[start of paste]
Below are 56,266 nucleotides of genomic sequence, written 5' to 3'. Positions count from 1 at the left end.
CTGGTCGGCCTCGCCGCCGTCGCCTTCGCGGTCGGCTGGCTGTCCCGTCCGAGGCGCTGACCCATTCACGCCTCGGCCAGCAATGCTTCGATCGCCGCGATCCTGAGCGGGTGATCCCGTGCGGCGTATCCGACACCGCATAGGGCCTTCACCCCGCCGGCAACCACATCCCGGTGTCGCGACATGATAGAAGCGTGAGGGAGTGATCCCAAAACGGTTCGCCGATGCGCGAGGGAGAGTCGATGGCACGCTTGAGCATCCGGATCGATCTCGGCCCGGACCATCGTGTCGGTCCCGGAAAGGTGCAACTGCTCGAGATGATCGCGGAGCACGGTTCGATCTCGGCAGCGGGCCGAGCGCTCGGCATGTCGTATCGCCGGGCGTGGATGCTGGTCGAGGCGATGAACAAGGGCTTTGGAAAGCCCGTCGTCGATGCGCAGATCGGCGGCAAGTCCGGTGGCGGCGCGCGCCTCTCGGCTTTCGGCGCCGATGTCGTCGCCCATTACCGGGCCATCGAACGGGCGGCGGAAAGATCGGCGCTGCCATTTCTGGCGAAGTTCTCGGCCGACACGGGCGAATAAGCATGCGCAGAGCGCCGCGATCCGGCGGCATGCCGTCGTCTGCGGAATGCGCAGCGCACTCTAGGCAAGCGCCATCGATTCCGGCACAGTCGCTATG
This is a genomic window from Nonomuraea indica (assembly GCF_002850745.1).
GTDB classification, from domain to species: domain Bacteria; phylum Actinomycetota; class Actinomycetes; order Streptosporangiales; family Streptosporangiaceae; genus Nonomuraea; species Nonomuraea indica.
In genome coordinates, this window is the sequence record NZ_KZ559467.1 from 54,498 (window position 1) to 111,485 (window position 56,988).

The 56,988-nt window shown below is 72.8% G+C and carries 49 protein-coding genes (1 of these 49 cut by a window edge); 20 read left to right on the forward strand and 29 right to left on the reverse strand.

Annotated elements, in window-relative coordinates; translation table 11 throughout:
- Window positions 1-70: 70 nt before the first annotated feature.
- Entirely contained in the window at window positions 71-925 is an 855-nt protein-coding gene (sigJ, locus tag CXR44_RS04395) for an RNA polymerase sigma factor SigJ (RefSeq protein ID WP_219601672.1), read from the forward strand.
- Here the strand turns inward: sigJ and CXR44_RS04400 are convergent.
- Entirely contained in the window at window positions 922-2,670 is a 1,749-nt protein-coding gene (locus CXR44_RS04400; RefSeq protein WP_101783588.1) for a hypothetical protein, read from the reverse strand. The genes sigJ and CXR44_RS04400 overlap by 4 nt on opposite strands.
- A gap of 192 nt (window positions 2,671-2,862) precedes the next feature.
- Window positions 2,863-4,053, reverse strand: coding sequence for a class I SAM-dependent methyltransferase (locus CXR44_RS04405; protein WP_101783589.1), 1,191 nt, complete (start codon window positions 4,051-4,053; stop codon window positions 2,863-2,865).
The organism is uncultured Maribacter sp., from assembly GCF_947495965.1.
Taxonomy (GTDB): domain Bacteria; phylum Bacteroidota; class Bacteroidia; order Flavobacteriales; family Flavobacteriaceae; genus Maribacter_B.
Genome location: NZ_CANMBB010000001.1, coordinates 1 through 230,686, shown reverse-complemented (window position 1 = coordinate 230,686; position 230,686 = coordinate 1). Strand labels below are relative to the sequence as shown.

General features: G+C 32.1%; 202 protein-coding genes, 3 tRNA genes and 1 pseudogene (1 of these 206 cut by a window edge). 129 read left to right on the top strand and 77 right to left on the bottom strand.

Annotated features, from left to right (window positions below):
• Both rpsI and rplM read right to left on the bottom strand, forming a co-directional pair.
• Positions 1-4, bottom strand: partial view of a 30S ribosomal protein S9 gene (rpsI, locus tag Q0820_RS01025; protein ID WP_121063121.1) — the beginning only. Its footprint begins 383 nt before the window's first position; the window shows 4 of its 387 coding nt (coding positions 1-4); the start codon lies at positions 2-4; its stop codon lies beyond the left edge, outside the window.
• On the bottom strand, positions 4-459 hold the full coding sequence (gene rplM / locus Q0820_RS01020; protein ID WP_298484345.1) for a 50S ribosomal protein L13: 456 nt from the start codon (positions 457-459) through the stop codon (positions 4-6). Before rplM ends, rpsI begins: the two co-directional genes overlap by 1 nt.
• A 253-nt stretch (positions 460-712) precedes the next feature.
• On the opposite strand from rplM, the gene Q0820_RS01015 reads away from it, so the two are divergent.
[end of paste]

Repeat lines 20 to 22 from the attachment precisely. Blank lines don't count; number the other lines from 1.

• Positions 1-4, bottom strand: partial view of a 30S ribosomal protein S9 gene (rpsI, locus tag Q0820_RS01025; protein ID WP_121063121.1) — the beginning only. Its footprint begins 383 nt before the window's first position; the window shows 4 of its 387 coding nt (coding positions 1-4); the start codon lies at positions 2-4; its stop codon lies beyond the left edge, outside the window.
• On the bottom strand, positions 4-459 hold the full coding sequence (gene rplM / locus Q0820_RS01020; protein ID WP_298484345.1) for a 50S ribosomal protein L13: 456 nt from the start codon (positions 457-459) through the stop codon (positions 4-6). Before rplM ends, rpsI begins: the two co-directional genes overlap by 1 nt.
• A 253-nt stretch (positions 460-712) precedes the next feature.